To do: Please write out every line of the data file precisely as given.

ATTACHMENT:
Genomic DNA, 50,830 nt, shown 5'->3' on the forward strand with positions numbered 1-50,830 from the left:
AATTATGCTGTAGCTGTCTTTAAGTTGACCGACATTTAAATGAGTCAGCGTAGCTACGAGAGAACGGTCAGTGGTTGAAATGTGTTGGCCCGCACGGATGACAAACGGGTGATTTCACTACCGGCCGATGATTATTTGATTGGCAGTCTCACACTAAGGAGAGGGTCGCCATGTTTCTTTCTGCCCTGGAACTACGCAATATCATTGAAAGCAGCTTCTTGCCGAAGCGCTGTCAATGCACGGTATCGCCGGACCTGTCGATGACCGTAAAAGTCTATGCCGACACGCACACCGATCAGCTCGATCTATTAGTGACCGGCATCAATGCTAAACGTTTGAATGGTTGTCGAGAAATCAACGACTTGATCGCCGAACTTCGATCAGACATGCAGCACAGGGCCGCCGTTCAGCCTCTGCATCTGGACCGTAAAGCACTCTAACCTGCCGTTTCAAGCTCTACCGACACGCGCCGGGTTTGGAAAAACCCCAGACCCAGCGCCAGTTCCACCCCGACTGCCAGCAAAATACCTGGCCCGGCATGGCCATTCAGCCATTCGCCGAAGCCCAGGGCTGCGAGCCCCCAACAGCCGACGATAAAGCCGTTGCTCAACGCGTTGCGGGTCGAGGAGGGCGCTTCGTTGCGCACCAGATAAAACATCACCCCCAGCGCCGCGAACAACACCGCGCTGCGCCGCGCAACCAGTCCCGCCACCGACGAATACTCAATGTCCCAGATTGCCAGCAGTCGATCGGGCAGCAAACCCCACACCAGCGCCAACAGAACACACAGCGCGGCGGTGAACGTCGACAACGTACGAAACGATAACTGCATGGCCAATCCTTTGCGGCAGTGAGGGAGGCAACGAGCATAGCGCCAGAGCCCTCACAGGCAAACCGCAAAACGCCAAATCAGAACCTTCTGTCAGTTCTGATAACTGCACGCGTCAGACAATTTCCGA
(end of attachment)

Genomic DNA, 50,830 nt, shown 5'->3' on the forward strand with positions numbered 1-50,830 from the left:
AATTATGCTGTAGCTGTCTTTAAGTTGACCGACATTTAAATGAGTCAGCGTAGCTACGAGAGAACGGTCAGTGGTTGAAATGTGTTGGCCCGCACGGATGACAAACGGGTGATTTCACTACCGGCCGATGATTATTTGATTGGCAGTCTCACACTAAGGAGAGGGTCGCCATGTTTCTTTCTGCCCTGGAACTACGCAATATCATTGAAAGCAGCTTCTTGCCGAAGCGCTGTCAATGCACGGTATCGCCGGACCTGTCGATGACCGTAAAAGTCTATGCCGACACGCACACCGATCAGCTCGATCTATTAGTGACCGGCATCAATGCTAAACGTTTGAATGGTTGTCGAGAAATCAACGACTTGATCGCCGAACTTCGATCAGACATGCAGCACAGGGCCGCCGTTCAGCCTCTGCATCTGGACCGTAAAGCACTCTAACCTGCCGTTTCAAGCTCTACCGACACGCGCCGGGTTTGGAAAAACCCCAGACCCAGCGCCAGTTCCACCCCGACTGCCAGCAAAATACCTGGCCCGGCATGGCCATTCAGCCATTCGCCGAAGCCCAGGGCTGCGAGCCCCCAACAGCCGACGATAAAGCCGTTGCTCAACGCGTTGCGGGTCGAGGAGGGCGCTTCGTTGCGCACCAGATAAAACATCACCCCCAGCGCCGCGAACAACACCGCGCTGCGCCGCGCAACCAGTCCCGCCACCGACGAATACTCAATGTCCCAGATTGCCAGCAGTCGATCGGGCAGCAAACCCCACACCAGCGCCAACAGAACACACAGCGCGGCGGTGAACGTCGACAACGTACGAAACGATAACTGCATGGCCAATCCTTTGCGGCAGTGAGGGAGGCAACGAGCATAGCGCCAGAGCCCTCACAGGCAAACCGCAAAACGCCAAATCAGAACCTTCTGTCAGTTCTGATAACTGCACGCGTCAGACAATTTCCGA